|The Japan-GTL demonstration plant. Click to enlarge.|
The Japan-GTL consortium, formed in 2006 to commercialize a lower-cost gas-to-liquids GTL) process for the production of synthetic fuels and chemicals that does not require first removing carbon dioxide from the feedstock, has completed construction of its demonstration plant which will produce 500 barrels (about 80 kiloliters) per day. (Earlier post.) The opening ceremony took place on 16 April.
The Japan-GTL group includes oil developers Japan Petroleum Exploration (JAPEX) and INPEX Corp; refiners Nippon Oil and Cosmo Oil; engineering firms Chiyoda and Nippon Steel Engineering; and Japan Oil, Gas and Metals National Corp (JOGMEC), a state-run energy researcher.
|Production flow of the Japan-GTL process. Click to enlarge.|
The Japan-GTL process differs from technologies advanced by Sasol in South Africa and Shell in that it utilizes carbon dioxide gas as raw material and does not require any oxygen supply for the syngas reaction.
The GTL process uses innovative catalyst technology in both the syngas reformer and in the Fischer-Tropsch (FT) reactor. Syngas is produced by steam (H2O)/CO2 reforming rather than autothermal reforming (ATR) or non-catalytic partial oxidation (POX) used in other processes. The Fischer-Tropsch synthesis uses a slurry reactor with noble metal or non-noble metal catalysts, as compared to the copper or iron-based catalysts used in conventional processes.
The new GTL process is particularly effective when applied to natural gas feedstock containing 20-40 mol% of CO2. The most preferable CO2 content in the feedstock is around 30 mol%. In case the CO2 content is less than 30 mol%, additional CO2 can be supplied from other sources, such as flare gas, associated gas, remaining CO2 from Enhanced Oil Recovery operations or exhaust gas from oil refineries or LNG plants.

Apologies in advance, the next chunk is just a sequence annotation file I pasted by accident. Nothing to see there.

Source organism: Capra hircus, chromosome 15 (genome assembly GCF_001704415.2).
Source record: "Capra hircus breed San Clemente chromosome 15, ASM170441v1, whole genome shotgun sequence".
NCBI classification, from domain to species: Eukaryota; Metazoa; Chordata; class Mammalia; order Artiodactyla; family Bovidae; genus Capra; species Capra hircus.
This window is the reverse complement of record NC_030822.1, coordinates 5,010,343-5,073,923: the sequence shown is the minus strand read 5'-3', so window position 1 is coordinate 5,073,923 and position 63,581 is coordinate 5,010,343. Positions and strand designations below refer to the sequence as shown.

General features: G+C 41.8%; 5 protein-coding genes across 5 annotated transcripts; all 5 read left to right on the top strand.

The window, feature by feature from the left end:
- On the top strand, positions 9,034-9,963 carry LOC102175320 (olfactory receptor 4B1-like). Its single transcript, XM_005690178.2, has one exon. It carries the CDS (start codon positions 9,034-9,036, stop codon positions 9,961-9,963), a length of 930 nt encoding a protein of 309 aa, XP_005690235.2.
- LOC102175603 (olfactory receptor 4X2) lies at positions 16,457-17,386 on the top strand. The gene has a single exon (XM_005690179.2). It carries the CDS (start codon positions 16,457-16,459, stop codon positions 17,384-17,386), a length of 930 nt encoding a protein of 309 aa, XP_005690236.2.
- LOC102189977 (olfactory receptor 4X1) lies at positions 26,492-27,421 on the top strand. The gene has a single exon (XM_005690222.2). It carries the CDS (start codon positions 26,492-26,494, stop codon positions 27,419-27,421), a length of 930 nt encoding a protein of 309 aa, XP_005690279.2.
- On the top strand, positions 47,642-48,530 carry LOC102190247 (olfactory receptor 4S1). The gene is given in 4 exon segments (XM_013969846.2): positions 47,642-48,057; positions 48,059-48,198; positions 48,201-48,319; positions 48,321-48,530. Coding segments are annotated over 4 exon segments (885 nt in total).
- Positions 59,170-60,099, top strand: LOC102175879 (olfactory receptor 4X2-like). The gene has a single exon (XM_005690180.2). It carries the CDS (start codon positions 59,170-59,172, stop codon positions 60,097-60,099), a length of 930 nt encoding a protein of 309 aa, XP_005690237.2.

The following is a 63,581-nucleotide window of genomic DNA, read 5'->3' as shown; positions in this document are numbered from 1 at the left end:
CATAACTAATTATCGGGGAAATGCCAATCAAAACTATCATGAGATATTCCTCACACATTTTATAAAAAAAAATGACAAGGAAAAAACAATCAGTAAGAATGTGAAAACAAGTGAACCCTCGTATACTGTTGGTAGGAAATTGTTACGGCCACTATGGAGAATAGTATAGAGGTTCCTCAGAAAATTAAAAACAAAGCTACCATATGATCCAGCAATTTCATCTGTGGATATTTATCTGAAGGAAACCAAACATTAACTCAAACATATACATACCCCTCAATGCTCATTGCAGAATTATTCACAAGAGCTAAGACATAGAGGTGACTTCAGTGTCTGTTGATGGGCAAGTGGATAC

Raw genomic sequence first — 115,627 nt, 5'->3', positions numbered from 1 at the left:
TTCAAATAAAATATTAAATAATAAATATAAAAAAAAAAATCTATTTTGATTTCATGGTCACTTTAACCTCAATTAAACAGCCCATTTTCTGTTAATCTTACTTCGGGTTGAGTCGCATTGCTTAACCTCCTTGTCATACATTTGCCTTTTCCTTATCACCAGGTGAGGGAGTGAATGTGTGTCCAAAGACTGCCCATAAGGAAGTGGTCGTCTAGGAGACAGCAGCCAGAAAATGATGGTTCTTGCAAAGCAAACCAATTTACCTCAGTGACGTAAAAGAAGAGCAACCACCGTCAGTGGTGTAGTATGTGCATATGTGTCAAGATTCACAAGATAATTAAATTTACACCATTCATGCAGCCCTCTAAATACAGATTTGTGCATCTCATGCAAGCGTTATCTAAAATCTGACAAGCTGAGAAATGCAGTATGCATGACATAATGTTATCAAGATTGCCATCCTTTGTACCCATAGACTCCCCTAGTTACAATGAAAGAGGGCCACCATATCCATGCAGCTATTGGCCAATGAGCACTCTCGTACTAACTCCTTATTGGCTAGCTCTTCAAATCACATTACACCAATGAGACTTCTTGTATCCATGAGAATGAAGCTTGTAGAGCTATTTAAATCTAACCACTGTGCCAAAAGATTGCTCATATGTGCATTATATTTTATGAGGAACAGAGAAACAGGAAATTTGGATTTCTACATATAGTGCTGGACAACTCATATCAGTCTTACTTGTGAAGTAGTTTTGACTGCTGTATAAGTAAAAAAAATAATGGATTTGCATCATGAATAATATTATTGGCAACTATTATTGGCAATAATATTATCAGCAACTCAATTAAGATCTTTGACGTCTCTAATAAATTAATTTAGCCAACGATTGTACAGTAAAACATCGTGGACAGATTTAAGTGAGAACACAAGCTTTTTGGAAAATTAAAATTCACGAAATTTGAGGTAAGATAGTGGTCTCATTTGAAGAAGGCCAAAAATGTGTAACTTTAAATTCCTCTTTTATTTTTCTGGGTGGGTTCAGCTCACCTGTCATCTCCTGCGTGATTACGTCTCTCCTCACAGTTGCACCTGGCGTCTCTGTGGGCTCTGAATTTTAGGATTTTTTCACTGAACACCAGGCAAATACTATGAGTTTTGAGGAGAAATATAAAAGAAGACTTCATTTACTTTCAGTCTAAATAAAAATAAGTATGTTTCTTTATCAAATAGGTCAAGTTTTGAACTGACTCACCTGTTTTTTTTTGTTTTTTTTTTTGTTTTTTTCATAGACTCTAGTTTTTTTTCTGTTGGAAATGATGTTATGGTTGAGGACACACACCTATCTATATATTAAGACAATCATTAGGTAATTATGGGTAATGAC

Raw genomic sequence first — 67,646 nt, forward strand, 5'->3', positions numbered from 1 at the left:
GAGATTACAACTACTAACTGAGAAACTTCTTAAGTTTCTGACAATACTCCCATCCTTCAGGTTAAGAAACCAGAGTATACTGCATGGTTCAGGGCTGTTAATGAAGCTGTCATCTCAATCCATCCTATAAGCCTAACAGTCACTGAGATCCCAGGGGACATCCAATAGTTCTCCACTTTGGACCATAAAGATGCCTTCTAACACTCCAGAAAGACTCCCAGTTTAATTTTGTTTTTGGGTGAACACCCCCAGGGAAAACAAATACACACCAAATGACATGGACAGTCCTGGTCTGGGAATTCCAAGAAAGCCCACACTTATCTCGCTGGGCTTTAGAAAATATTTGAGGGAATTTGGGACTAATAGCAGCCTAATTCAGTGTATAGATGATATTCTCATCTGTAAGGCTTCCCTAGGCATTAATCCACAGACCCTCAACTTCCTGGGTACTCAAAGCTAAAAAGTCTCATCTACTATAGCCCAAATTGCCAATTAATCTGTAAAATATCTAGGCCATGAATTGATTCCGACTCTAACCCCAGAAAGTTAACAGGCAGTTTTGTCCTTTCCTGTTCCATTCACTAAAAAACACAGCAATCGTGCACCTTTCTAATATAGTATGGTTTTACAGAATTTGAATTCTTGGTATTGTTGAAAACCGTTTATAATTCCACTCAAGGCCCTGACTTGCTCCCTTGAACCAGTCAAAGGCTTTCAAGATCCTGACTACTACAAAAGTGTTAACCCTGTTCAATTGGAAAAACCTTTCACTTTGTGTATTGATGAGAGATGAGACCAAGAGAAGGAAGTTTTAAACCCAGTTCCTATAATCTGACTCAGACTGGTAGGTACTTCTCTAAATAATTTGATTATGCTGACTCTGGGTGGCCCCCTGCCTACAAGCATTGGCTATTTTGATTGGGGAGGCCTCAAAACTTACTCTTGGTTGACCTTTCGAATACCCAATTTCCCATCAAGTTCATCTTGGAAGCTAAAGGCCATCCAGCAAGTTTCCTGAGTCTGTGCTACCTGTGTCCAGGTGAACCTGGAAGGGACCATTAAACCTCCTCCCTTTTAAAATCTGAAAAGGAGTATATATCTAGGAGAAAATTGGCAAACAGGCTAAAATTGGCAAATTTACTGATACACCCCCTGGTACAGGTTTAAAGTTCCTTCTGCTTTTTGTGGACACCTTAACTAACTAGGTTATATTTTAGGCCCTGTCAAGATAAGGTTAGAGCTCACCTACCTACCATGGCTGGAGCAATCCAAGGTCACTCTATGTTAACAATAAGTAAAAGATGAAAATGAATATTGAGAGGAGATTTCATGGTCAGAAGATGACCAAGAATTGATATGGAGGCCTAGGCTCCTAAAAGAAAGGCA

The process eliminates the need for three expensive components:
- An oxygen supply plant;
- A unit for CO2 separation; and
- An H2 separation unit to optimize gas composition.
This makes the Japan-GTL process an attractive option to monetize stranded gas reserves which are located far from an existing gas market and have been left untapped due to the high cost of purification and gas transportation methods. Many gas fields are rich in CO2 and therefore difficult to develop commercially. As an example cited by one of the partners, JAPEX, the Natuna gas field in Indonesia has reserves of more than 200 TCF. Due to its high CO2 content (70%), however, the separation cost would have a major negative impact on the feasibility of the development.
The demo plant is scheduled to run for two years, and will be followed by the planned opening of a 30,000-bpd commercial plant near a gas field.